Acknowledge World Leprosy Day

An estimated two to three million people around the world are disabled because of leprosy.

It is a mildly infectious disease caused by a bacillus called Mycobacterium leprae (a relative of TB) and is most common in places of poverty.

Scientists are not 100 per cent sure how the disease is passed on.

It is not hereditary and cannot be caught by touch.

Most scientists believe it is caught through droplets of moisture passing through the air from someone who has leprosy but has not yet started treatment.

Symptoms can be slow to appear, and it may be five or 10 years before the disease appears after initial exposure.

The first signs are patches of skin which look paler than normal. Sometimes the person discovers nodules on the skin.

It can be difficult to diagnose and sometimes people are not diagnosed or treated quickly enough.

Leprosy damages the nerves in the cooler parts of the body, especially those near the skin that relate to the hands, feet and face.

If treated during the early stages, there will be no loss of sensation or paralysis, but if the nerves are damaged, then feeling and movement will not return. Leprosy can affect people in many ways, not just physically.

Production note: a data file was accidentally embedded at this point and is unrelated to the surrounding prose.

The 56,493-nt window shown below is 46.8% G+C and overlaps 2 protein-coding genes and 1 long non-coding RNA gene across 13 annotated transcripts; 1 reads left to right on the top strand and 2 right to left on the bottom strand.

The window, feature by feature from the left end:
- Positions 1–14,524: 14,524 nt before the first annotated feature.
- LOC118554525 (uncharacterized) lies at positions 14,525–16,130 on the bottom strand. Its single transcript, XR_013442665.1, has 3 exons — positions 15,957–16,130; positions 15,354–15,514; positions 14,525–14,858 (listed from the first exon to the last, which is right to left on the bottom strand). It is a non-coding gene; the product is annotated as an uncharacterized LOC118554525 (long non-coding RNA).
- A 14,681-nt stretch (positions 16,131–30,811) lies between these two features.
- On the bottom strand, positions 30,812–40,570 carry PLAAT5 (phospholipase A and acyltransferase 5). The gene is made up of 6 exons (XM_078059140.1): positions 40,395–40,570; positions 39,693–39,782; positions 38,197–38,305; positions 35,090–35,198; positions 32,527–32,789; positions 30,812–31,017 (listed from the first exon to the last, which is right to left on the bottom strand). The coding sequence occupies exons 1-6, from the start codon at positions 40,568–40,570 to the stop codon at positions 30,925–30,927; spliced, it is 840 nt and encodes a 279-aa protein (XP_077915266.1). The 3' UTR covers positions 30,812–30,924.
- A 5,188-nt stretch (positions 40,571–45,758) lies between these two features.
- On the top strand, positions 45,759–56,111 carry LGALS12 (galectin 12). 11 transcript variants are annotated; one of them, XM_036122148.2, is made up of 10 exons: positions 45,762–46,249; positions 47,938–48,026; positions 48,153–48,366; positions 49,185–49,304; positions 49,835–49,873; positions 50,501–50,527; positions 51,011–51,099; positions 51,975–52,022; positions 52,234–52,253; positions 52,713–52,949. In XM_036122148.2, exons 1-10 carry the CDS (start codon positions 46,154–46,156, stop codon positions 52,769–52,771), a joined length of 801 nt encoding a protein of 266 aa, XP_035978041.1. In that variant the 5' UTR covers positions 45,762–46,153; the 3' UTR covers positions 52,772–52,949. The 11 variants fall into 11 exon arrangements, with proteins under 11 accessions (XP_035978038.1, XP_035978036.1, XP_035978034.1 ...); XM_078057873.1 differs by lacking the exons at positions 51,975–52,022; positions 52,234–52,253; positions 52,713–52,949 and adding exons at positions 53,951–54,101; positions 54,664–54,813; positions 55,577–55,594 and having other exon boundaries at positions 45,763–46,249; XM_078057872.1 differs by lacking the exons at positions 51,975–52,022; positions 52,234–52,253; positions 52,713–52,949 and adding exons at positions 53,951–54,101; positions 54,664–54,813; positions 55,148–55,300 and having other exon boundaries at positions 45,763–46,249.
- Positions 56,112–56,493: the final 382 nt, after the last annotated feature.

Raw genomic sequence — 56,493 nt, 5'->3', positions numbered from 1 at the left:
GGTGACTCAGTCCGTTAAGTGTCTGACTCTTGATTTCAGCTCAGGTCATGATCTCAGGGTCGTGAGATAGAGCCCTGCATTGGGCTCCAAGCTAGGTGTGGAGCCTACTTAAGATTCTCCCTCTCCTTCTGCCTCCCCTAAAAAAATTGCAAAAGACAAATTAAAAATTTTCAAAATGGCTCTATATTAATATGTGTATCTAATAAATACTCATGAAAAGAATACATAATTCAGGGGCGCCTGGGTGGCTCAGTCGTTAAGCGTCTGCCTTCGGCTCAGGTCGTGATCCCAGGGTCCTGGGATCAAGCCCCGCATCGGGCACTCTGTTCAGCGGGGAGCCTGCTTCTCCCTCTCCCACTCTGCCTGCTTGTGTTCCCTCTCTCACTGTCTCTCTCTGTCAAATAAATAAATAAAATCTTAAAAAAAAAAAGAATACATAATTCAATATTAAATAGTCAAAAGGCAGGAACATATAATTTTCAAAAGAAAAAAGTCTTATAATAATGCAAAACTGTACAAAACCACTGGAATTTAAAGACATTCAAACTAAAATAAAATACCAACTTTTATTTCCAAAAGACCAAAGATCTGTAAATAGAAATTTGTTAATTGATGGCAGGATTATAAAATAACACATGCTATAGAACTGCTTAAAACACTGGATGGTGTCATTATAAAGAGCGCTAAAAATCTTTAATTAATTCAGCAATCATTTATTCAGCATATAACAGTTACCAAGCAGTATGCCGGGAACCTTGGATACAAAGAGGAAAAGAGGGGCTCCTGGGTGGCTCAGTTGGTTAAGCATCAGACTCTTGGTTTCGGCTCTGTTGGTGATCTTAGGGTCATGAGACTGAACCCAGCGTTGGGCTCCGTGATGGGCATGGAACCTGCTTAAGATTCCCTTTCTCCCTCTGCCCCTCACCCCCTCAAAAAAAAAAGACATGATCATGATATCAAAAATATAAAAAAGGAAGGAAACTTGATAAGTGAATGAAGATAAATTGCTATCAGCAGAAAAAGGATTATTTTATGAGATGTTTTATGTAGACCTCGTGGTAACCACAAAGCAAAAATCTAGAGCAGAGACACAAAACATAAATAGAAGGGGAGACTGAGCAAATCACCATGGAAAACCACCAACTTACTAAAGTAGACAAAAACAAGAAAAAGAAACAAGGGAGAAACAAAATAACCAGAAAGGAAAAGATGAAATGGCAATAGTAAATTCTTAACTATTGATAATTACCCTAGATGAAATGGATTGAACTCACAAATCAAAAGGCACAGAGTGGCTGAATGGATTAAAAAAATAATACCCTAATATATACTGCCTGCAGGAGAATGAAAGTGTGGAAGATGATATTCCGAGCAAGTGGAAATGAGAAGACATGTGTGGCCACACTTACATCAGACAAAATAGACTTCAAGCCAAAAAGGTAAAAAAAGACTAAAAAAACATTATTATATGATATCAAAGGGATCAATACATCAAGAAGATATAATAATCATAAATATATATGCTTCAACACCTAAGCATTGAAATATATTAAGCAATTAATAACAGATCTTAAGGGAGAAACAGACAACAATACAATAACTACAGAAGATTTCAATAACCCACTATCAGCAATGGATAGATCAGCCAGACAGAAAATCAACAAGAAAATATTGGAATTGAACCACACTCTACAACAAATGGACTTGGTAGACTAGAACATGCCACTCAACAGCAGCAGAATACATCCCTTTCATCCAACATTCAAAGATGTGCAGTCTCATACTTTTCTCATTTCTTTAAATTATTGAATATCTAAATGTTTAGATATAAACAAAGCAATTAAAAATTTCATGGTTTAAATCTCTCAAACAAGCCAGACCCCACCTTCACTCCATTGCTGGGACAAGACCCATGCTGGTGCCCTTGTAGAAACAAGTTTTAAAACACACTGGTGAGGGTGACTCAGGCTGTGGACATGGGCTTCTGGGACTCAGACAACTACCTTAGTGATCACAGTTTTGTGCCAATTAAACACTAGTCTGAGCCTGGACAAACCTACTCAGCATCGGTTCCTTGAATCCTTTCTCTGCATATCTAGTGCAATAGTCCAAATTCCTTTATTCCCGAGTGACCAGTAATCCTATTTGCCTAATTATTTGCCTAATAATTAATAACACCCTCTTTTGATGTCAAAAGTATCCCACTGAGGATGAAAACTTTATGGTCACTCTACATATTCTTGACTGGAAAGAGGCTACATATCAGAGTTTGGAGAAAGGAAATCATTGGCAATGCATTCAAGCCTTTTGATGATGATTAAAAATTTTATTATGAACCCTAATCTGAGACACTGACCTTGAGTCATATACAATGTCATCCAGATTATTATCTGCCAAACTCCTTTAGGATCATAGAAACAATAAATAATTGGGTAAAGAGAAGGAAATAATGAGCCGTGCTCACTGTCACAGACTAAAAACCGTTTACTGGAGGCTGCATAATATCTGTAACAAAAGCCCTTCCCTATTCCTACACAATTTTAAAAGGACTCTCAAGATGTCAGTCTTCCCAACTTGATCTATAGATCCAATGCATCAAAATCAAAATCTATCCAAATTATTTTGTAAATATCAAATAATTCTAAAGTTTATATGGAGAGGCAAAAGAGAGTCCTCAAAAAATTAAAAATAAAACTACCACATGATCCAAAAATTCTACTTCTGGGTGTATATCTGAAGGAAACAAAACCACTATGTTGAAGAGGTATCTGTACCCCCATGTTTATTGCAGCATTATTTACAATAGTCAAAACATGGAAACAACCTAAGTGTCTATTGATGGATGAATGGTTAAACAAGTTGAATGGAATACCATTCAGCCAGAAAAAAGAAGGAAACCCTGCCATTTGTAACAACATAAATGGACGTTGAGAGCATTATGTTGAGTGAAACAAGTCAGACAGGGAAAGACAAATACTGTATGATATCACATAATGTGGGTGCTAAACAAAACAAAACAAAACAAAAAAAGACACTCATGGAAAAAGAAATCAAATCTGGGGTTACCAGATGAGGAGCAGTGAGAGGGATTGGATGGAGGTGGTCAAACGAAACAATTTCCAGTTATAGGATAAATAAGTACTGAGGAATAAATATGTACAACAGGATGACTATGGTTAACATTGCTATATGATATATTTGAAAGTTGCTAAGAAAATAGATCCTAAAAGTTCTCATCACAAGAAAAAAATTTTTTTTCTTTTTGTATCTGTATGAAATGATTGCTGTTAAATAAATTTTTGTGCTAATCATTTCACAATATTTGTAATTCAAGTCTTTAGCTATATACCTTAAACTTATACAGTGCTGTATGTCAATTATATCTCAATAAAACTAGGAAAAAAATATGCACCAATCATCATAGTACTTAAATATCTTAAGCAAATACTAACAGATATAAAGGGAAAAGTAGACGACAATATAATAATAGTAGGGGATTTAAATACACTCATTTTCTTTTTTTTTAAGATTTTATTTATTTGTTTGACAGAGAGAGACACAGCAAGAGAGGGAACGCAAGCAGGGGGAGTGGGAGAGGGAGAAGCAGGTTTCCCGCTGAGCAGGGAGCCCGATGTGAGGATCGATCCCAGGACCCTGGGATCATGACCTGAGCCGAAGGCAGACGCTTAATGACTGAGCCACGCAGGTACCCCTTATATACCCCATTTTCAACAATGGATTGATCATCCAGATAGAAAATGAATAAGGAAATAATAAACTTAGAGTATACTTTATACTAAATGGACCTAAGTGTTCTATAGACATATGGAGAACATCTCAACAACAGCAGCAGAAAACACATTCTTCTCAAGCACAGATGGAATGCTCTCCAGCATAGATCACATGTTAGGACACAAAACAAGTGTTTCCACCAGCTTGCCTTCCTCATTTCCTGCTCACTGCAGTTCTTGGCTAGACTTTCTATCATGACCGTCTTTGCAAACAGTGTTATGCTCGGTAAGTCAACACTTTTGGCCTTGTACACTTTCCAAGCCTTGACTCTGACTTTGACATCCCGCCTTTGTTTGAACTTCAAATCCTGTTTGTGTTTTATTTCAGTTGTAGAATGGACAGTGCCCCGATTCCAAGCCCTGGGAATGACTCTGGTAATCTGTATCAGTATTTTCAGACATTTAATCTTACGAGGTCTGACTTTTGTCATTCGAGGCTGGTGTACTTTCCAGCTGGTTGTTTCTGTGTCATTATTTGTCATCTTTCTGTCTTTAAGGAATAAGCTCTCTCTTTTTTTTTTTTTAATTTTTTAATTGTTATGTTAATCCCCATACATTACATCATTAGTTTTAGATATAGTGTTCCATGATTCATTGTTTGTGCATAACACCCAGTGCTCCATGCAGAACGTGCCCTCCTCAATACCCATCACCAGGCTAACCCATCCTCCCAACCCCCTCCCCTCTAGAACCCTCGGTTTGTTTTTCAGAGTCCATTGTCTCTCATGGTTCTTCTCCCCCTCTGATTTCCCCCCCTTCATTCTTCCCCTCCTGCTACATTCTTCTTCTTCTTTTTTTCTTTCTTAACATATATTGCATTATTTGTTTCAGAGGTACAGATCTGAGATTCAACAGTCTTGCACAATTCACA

In some countries, largely due to myths and superstitions, there is a great deal of fear associated with leprosy. People diagnosed with the disease can be stigmatised, and rejected by their families and communities. They may lose their jobs and end up without a home or source of income.

Although there is no vaccine, leprosy is curable with Multi-Drug Therapy (MDT). Within two weeks of starting MDT there is no risk of the disease spreading to anyone else. These drugs need to be taken for either six or 12 month periods to be fully effective.

If leprosy is not treated, it will attack the larger nerves that supply feeling to the hands, feet, eyes and parts of the face. This means that when the person treads on something sharp or holds something hot, they do not feel pain and so they ignore their injuries.

They may also have paralysis so that eyes can’t close properly, and fingers and toes become bent which makes them even more vulnerable to injury that they can’t feel.

The word ‘leper’, like most labels, is offensive. People shouldn’t be defined by their disease. But leprosy through the ages has provoked great fear in many societies, largely because of misunderstanding.

This fear is still prevalent in some countries and stigma is an issue that leprosy-affected people have to face. For some it even means being rejected by their communities, or divorced from their spouse.

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